Rick Doblin

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Rick Doblin
Doblin, 2014
Born (1953-11-30) November 30, 1953 (age 70)
Alma materNew College of Florida (B.S., 1987)
Harvard University (Ph.D., 2001)
Occupation(s)Founder and Executive Director, Multidisciplinary Association for Psychedelic Studies (MAPS)
Known forPsychedelic therapy, MAPS
Scientific career
FieldsPsychology, Public policy, Political science
ThesisRegulation of the medical use of psychedelics and marijuana (2001)
Doctoral advisorFrederic M. Scherer

Richard Elliot Doblin (born November 30, 1953) is an American drug activist and executive who is the founder and former[1] executive director of the Multidisciplinary Association for Psychedelic Studies (MAPS).

Life and career[edit]

Born in 1953, Doblin grew up in a Conservative Jewish family in suburban Chicago. He is the first of four children to pediatrician Morton Doblin and schoolteacher Arline Doblin. He has three younger siblings, Bruce, Sharon, and Stuart Doblin.

From 1975 until 1982, Doblin owned and operated a company called Braxas Construction, located in the Sarasota, Florida area, which specialized in relocating houses. In 2001 he received his doctorate in Public Policy from Harvard's Kennedy School of Government, where he wrote his dissertation on the regulation of the medical uses of psychedelics and marijuana and his Master's thesis on a survey of oncologists about smoked marijuana vs. the oral THC pill in nausea control for cancer patients.

Doblin obtained a psychology degree from New College of Florida in 1987. His undergraduate thesis at New College of Florida was a 25-year follow-up to the classic Good Friday Experiment, which evaluated the potential of psychedelic drugs to catalyze religious experiences. He also conducted a thirty-four year follow-up study to Timothy Leary’s Concord Prison Experiment. Rick studied with Dr. Stanislav Grof and was among the first to be certified as a Holotropic Breathwork practitioner.

He co-founded Earth Metabolic Design Laboratories in 1984 to support psychedelic research and Multidisciplinary Association for Psychedelic Studies (MAPS) in 1986 with the goal of making MDMA an FDA-approved medicine.

Doblin married Lynne Doblin in 1993. Together they have three children Eden, Lilah, and Eliora and live in Boston, Massachusetts.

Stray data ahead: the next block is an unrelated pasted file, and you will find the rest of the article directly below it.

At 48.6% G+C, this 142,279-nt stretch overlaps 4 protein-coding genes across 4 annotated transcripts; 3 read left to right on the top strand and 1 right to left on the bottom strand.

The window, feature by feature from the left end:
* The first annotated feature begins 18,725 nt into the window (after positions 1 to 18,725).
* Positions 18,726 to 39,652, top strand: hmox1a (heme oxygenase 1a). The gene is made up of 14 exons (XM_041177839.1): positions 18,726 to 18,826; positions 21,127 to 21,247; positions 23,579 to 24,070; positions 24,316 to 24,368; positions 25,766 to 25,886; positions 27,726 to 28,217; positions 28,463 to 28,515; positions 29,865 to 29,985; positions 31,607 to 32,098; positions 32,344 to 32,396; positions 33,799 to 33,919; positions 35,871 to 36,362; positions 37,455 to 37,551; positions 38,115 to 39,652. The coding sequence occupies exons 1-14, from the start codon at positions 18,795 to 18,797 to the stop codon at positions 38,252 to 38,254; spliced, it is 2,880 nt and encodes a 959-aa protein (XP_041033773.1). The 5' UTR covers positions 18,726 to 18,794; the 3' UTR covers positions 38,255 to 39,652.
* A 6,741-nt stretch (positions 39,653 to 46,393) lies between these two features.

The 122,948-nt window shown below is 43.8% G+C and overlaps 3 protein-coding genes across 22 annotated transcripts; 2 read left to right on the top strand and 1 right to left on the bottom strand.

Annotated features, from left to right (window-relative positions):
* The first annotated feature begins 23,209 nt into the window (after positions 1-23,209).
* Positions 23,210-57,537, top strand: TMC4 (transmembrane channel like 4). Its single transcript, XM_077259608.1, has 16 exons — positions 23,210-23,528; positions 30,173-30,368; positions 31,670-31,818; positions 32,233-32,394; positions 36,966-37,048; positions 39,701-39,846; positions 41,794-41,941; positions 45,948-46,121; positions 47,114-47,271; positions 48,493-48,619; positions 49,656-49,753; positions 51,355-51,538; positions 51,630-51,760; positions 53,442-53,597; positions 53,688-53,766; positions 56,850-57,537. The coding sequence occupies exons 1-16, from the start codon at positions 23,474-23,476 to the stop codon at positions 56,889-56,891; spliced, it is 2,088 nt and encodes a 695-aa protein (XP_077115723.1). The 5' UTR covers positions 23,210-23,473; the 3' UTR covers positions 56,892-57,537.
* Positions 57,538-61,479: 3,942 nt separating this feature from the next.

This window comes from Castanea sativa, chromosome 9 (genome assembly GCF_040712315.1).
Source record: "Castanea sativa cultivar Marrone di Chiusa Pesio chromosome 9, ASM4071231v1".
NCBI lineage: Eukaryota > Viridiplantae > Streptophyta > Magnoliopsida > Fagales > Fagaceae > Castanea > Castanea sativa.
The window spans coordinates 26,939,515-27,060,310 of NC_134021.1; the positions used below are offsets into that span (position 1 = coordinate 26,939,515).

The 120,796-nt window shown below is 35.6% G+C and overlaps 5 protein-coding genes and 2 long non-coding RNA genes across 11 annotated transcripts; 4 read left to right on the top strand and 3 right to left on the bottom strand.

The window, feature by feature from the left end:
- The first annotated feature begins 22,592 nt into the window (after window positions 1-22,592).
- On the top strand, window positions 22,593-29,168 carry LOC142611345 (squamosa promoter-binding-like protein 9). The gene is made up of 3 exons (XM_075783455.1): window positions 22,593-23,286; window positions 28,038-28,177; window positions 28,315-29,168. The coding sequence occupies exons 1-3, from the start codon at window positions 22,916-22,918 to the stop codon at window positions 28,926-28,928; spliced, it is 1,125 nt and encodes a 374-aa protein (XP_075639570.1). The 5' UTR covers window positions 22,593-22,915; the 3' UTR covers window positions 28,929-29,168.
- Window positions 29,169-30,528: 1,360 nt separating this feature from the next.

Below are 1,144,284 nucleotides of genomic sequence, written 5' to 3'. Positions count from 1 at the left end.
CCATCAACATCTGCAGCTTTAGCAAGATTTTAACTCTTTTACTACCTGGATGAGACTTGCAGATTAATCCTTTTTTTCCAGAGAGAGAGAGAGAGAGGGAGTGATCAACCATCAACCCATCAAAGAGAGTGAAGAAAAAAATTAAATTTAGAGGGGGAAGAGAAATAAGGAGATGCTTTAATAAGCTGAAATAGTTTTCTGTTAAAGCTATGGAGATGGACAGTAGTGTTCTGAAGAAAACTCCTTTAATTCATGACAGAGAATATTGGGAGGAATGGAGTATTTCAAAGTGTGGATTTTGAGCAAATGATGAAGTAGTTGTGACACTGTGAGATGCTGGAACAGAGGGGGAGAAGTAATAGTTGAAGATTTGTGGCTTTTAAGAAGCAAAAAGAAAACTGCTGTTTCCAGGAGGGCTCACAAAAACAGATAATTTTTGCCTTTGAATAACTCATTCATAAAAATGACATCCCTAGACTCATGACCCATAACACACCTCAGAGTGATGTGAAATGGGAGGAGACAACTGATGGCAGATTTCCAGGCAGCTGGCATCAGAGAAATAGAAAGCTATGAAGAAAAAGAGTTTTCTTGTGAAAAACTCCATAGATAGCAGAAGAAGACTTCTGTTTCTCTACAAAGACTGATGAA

Rick Doblin's life is profiled in former Washington Post Magazine editor Tom Shroder's book Acid Test: LSD, Ecstasy, and the Power to Heal.

On July 9, 2019, TED released a talk featuring Rick Doblin titled "The Future of Psychedelic-Assisted Therapy."[2] As of July 7, 2022, the video had over 4 million views.

After 37 years, Doblin stepped down as Executive Director of MAPS in February of 2023, replaced by Kris Lotlikar.[1]


As director of MAPS, Doblin has given comment on the publicised serious allegations of sexual assault by MAPS-employed therapists engaging in a clinical trial trialling psychedelic MDMA as therapy for survivors of sexual assault. Four years after Meaghan Buisson submitted a formal complaint to MAPS regarding the series of incidents, Doblin defended the organisation failing to review all videos of the sessions, stating "This unethical sexual misconduct happened after the therapy was over … So that made us think that we didn't need to review the video."[3]


See also[edit]

  • Psychedelia – Film about the history of psychedelic drugs


  1. ^ a b Hausfeld, Russell (2023-04-22). "Rick Doblin Is No Longer MAPS' Executive Director. We Didn't Notice — Did You?". Psymposia. Retrieved 2023-04-24.
  2. ^ Doblin, Rick (2019-07-09), The future of psychedelic-assisted psychotherapy, retrieved 2022-07-07
  3. ^ "Meaghan thought psychedelic therapy could help her PTSD. Instead it was the start of a nightmare". ABC News. ABC News (Australia). 25 July 2022. Retrieved 27 July 2022.